The operating system you use in your organisation can affect your corporate security. Of the top 3 operating systems used in organisations today – Linux is said to be the most secure.
Businesses invest a lot of time and money keeping their networks secure. The more paranoid probably have a security operations centre. The kind of businesses that keep security as a priority have systems such as firewalls, antivirus and monitor their network. The question is – how many have thought about how their operating system on all business PCs affects their security?
One of the reasons why most businesses have not raised this question is because the current operating system was implemented years ago. Back when the choice was made, all operating systems were reasonably safe as malware was in its infancy. And unfortunately, once something as large as an OS (operating system) decision is made, it’s difficult to change. Few IT companies will want the challenge that is moving an entire workforce to a new OS – especially when there is already pushback when upgrading the OS. Is it even worth making the change? Security wise, yes!
The threats confronting businesses today have certainly changed. Attacks are more intelligent and sophisticated. The lone teen hacker has transformed into well-organised networks of criminals. Majority of the world today has experienced Malware – both Windows and MacOS users.
The OS you deploy isn’t necessarily a safeguard, but it does make a difference. A breach today is more likely to be from your users and not necessarily your systems. A recent survey of hackers revealed that 84% of their technique is social engineering. A secure OS is a good starting point but is useless without proper user education. And, of course, there is always the risk of Shadow IT. These are important factors to think about before considering changing your OS. We look at the 3 most popular, Windows, MacOS and Linux.
Windows – the common choice
According to NetMarketShare, 88% of computers are estimated to be running Windows. If you’re part of that 88%, you probably know the efforts Microsoft has put into improving their security. Microsoft has recoded its codebase, added its own antivirus, improved firewalls and implemented a sandbox architecture (where programs can’t access the OS). The issue is its popularity. The security of a system depends largely on how many users and devices have it installed. Windows provides a massive playing field for hackers. As Troy Wilkinson, CEO of Axiom Cyber Solutions, explains, “Windows always comes in last in the security world for a number of reasons, mainly because of the adoption rate of consumers. With a large number of Windows-based personal computers on the market, hackers historically have targeted these systems the most.” It is certainly true with viruses such as WannaCry being aimed specifically at Windows devices.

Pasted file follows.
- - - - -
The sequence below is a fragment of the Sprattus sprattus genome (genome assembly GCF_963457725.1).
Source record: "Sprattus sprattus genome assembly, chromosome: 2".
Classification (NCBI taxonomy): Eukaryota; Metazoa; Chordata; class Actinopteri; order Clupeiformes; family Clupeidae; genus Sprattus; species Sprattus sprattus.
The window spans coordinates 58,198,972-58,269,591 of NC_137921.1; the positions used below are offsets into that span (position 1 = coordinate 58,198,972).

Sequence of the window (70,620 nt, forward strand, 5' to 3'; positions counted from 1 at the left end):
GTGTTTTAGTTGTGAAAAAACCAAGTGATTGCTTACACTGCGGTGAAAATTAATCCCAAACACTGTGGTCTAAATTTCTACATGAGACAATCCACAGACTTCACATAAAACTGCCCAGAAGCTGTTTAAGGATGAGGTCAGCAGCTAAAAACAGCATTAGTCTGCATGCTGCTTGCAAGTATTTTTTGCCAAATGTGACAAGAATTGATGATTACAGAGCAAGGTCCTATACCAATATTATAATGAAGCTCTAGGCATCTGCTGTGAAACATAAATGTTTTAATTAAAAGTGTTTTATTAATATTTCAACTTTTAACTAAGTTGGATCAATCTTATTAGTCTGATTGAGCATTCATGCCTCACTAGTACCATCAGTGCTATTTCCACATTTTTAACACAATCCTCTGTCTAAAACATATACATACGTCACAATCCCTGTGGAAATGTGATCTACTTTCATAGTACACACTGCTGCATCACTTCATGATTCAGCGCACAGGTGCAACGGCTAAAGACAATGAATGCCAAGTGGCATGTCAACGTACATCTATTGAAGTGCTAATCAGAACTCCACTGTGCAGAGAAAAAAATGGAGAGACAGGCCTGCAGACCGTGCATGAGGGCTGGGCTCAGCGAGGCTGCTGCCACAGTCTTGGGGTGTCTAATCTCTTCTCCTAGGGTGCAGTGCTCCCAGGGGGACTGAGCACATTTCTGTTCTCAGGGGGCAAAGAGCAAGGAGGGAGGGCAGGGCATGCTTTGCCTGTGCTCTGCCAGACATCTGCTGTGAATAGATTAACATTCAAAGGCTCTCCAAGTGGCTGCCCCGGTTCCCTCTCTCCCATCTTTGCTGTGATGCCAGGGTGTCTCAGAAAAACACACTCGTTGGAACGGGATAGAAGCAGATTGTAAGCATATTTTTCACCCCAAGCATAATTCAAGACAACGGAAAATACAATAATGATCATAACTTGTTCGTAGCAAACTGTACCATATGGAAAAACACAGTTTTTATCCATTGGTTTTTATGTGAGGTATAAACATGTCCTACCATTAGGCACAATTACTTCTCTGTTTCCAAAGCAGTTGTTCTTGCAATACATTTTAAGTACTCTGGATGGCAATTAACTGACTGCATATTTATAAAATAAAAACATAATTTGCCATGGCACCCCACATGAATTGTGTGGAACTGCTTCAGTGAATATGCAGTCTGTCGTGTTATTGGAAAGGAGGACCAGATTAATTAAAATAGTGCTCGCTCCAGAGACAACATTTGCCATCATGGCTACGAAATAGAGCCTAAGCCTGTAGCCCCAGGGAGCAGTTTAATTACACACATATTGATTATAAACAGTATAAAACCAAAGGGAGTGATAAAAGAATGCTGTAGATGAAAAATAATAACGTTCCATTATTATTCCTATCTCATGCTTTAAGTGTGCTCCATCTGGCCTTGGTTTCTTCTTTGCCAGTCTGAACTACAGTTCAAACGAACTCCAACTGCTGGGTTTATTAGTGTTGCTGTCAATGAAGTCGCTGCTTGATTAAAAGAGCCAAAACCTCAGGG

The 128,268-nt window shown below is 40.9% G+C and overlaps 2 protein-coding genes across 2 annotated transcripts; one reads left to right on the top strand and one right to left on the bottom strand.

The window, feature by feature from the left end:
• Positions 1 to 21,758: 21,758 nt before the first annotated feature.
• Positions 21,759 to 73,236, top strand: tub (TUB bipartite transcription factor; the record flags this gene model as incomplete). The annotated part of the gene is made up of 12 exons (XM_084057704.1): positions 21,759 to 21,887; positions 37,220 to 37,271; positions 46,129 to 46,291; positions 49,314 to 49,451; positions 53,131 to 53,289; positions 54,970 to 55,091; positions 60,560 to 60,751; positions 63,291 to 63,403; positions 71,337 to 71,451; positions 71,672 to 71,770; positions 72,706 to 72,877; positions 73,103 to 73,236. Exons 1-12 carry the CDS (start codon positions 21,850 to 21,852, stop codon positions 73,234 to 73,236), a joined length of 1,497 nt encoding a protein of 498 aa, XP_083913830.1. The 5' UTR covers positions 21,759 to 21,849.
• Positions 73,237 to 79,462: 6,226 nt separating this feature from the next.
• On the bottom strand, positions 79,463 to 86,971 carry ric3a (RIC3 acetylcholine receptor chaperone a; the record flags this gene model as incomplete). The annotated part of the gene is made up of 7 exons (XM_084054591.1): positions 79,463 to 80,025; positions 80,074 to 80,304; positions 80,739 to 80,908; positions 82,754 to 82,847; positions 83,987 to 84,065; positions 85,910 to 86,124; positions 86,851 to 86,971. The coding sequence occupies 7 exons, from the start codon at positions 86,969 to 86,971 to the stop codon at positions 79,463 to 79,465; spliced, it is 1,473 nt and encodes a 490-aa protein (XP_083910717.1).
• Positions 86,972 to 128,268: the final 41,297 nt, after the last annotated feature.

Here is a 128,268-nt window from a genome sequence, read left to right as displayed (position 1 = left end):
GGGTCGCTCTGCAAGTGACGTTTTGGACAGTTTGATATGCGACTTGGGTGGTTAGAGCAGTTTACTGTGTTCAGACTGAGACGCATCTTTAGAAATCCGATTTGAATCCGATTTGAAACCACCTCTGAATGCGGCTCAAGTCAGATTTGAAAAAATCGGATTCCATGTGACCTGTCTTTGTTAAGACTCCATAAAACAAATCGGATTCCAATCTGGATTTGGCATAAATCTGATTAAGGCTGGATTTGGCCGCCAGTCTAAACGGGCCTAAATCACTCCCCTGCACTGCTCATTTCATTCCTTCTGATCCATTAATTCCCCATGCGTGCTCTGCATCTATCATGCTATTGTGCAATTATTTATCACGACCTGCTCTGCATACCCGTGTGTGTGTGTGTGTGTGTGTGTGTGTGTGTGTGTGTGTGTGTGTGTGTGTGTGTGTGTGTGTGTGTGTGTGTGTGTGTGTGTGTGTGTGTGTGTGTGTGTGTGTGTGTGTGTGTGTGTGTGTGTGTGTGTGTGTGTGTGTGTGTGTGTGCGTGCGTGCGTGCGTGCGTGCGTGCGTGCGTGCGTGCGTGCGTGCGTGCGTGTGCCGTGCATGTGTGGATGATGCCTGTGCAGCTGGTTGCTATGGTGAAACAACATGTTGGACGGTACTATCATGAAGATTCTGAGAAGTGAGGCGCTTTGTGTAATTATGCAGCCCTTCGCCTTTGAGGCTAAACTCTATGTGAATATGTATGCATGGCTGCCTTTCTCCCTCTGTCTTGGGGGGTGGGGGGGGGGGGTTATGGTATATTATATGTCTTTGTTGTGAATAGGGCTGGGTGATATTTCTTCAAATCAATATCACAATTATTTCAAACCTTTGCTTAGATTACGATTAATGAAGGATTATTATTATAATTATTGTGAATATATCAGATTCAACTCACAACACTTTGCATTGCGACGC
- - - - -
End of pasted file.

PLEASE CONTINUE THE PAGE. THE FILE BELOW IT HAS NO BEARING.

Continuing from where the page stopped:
MacOS and security
If the most popular OS is going to be the main target, then would using a less popular one ensure security? That would be a new take on the old, yet discredited, idea of “security through obscurity”. It has been stated that MacOS X is more secure than Windows, however, in recent years hackers have started created attacks specifically aimed at this OS. Security researcher Lee Muson of Comparitech says that “macOS is likely to be the pick of the bunch” when it comes to choosing a more secure OS, but he cautions that it is not impenetrable, as once thought. Its advantage is that “it still benefits from a touch of security through obscurity versus the still much larger target presented by Microsoft’s offering.”
And the number one for Security is Linux
The clear consensus among security experts for the most secure OS is Linux. Even though it is the OS of choice for servers – businesses using it on desktops are few and far between. Even if you did choose to use it in your business you would have to decide which version and that makes it more complicated. Users need a familiar UI (user-interface) and Linux requires users to be power users. The great thing is that there are versions that target security as a primary feature and its open source. Anyone can review the OS and make sure there are no bugs or loopholes. Linux based operating systems have less exploitable security flaws know to the information security world. Due to it being reviewed by the tech community it lends itself to fewer vulnerabilities. Microsoft may have a large team of developers, but it’s unlikely to compare to a global base of developers around the world.
Another factor is the user-defined privileges. Windows users are given administrative access by default, Linux greatly restricts “root”.
Although there is a great agreement that Linux is the safest, there has been no drive to dump Windows and macOS. An increase in Linux adoption would result in safer computing for everyone because the market loss for Apple and Microsoft would certainly get their attention making their systems more secure.